According to the Centers for Disease Control and Prevention, over the past 20 years, 840,000 people lost their lives from a drug overdose. Just two years ago, 70% of those deaths were attributed to opioids and that number is rising.

Writer-director Nicholas Jarecki (“Arbitrage”) addresses the epidemic with the investigative thriller “Crisis” featuring three intersecting stories of people whose lives have been affected by at least one form of the drug. The compelling thriller features a first-rate cast led by Gary Oldman as a university professor battling Big Pharma, Armie Hammer as a DEA agent fighting to keep drugs off the street, and Evangeline Lilly as a recovering addict seeking revenge.

Review

CRISIS (2021)
Gary Oldman, Armie Hammer, Evangeline Lilly, Greg Kinnear, Michelle Rodriguez, Luke Evans, Lily-Rose Depp, Scott “Kid Cudi” Mescudi, Duke Nicholson, Veronica Ferres
Directed by Nicholas Jarecki

The story begins on the snowy U.S. Canada Border, where a teenager (Charles Champagne) working as a drug mule is apprehended with a gym bag full of fentanyl. Back in Detroit, undercover DEA agent Jake Kelly (Armie Hammer) performs damage control as a pair of Armenian gangsters with itchy trigger fingers are worried that their courier is going to talk to the authorities, “That would be unpleasant for everyone,” while across town recovering addict Claire (Evangeline Lilly) attends a support group recounting the time she purposely slammed her wrist in a car door to get a script for more pain meds. Naked stories from the frontlines of an epidemic out of control.

Jarecki, who also plays Hammer’s partner, Agent Foster, uses the film’s first half-hour to introduce the main characters while building momentum. As the two storylines are laid out for the audience at a rather swift pace, surprisingly there’s little confusion and no clue as to how these lives will intersect.

The third narrative features Gary Oldman (doing his best Pacino impersonation) as college professor Tyrone Brower who is at the end of a drug trial for a new medication called Klaralon which is touted as a painkiller breakthrough for its non-addictive nature. Once he gives the OK, Big Pharma is ready to ready to write out a nearly 800,000 check to the university to help fund Dr. Brower’s department. That would please Dean Talbot (Greg Kinnear) there’s just a small snag. The mice being used in the study are not only addicted to the medication they are overdosing on it.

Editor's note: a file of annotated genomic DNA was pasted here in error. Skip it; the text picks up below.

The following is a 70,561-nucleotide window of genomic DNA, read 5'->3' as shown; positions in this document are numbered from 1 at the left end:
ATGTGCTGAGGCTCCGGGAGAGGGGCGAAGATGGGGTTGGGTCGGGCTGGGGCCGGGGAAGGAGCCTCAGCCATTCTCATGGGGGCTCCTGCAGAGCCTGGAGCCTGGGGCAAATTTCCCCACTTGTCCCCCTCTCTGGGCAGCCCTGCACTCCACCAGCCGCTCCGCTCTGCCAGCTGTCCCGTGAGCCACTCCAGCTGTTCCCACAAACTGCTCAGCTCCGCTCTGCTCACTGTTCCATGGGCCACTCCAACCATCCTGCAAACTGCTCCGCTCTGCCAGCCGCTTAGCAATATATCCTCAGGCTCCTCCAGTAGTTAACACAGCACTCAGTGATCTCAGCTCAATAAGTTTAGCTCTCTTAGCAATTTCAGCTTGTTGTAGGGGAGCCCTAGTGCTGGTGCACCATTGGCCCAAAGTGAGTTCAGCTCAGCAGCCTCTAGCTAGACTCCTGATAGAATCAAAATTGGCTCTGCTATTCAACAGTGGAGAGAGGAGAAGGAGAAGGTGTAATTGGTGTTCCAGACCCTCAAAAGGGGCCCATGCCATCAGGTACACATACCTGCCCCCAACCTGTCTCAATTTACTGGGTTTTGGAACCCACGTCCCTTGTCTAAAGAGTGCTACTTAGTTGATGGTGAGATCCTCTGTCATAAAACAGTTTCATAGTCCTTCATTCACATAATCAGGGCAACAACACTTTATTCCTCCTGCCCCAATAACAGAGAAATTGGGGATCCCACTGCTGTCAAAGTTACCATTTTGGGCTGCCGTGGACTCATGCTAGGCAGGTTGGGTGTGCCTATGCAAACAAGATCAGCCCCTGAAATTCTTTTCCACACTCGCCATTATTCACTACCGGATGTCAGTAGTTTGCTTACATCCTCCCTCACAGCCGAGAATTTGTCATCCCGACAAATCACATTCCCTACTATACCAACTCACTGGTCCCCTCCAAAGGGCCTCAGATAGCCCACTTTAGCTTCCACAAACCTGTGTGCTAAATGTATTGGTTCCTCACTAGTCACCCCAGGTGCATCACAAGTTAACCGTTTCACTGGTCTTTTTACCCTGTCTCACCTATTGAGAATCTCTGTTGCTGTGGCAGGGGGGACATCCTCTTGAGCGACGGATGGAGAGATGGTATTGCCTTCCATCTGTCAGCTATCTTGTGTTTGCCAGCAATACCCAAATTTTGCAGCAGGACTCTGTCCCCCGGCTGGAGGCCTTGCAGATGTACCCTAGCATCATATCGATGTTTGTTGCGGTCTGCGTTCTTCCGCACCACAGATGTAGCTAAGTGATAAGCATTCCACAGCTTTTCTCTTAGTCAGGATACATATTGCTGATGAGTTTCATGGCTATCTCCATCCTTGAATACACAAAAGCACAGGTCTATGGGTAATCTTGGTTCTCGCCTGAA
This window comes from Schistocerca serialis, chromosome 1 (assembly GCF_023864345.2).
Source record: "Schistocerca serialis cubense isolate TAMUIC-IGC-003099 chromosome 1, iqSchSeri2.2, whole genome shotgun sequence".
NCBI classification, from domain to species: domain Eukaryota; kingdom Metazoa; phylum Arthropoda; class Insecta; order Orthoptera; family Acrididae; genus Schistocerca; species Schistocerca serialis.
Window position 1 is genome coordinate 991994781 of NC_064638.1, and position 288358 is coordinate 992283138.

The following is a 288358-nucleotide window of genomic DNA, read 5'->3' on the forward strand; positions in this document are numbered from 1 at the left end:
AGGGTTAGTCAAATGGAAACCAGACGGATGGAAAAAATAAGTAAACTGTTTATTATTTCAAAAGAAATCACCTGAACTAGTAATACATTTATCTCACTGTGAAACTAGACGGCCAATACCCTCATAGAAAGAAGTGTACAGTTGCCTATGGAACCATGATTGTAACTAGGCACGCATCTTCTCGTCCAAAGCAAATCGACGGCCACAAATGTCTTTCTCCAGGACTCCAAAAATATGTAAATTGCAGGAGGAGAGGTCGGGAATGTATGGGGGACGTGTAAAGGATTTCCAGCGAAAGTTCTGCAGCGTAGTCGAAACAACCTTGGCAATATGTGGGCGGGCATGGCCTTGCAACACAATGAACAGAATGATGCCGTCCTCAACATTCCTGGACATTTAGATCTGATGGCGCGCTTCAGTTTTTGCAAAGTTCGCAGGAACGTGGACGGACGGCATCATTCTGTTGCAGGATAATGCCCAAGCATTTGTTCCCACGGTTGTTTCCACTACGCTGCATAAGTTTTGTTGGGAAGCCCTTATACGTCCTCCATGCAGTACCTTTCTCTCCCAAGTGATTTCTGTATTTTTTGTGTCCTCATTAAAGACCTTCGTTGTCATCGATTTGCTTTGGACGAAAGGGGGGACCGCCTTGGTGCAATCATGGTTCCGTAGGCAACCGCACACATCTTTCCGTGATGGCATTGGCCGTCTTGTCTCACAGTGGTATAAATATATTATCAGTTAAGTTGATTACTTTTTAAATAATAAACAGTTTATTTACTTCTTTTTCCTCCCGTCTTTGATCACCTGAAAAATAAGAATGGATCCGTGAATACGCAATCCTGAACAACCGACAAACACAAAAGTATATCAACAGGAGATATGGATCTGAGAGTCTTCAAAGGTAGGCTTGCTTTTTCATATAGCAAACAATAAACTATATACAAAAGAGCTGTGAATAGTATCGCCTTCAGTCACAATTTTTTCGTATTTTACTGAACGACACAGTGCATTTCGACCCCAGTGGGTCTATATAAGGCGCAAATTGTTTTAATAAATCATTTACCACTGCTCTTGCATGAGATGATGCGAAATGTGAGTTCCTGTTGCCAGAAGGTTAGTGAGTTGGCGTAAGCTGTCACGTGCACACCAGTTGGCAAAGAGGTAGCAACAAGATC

The whole money-versus-ethics dilemma comes into play as Oldman’s character risks his career if he doesn’t approve the study commissioned by the pharmaceutical company’s Dr. Bill Simons played by Luke Evans.

The supporting cast features a solid list of actors that include Michelle Rodriquez as DEA Supervisor Garrett who has to question Kelly’s methods, “Are we selling drugs?” after his operation involves recruiting homeless people to pose as patients who are given prescriptions for oxy by corrupt doctors and then buying the pills back from them to use as leverage with the Armenian and Canadian gangsters. No busts have been made because oxy Is out and fentanyl is in, which according to Kelly is “100 times more potent than heroin.”

Lily-Rose Depp has a small role as Kelly’s sister, a heroin addict, which adds fervor to the DEA agent’s war against opioids which have personally affected his family. The same can be said for Lilly’s former addict character Claire whose son gets entangled in the epidemic. There’s also a cameo by Scott “Kid Cudi” Mescudi as an FDA official brought into the fold as Professor Brower’s conscience gets the best of him.

The film’s message is timely. Just days ago, the news broke of rapper DMX in critical condition after suffering a heart attack from an alleged drug overdose. In 2016 the artist, real name Earl Simmons, was saved by paramedics after he was found unresponsive in a Westchester, NY parking lot. He was given the anti-opioid Narcan, commonly used to reverse the effects of a heroin overdose, which saved his life.

“Crisis” is an ambitious film that could easily implode given the number of narratives and characters whose paths cross, but it doesn’t, thanks to Jarecki who never lets the story’s complexity disorient the viewer. It’s an exceptional thriller with an A-list cast that shines a light on an ongoing epidemic that continues to grow at an alarming rate.

(3 stars)

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Joe Friar

Member of the Critics Choice Association (CCA), Latino Entertainment Journalists Association (LEJA), the Houston Film Critics Society, and a Rotten Tomatoes approved critic.

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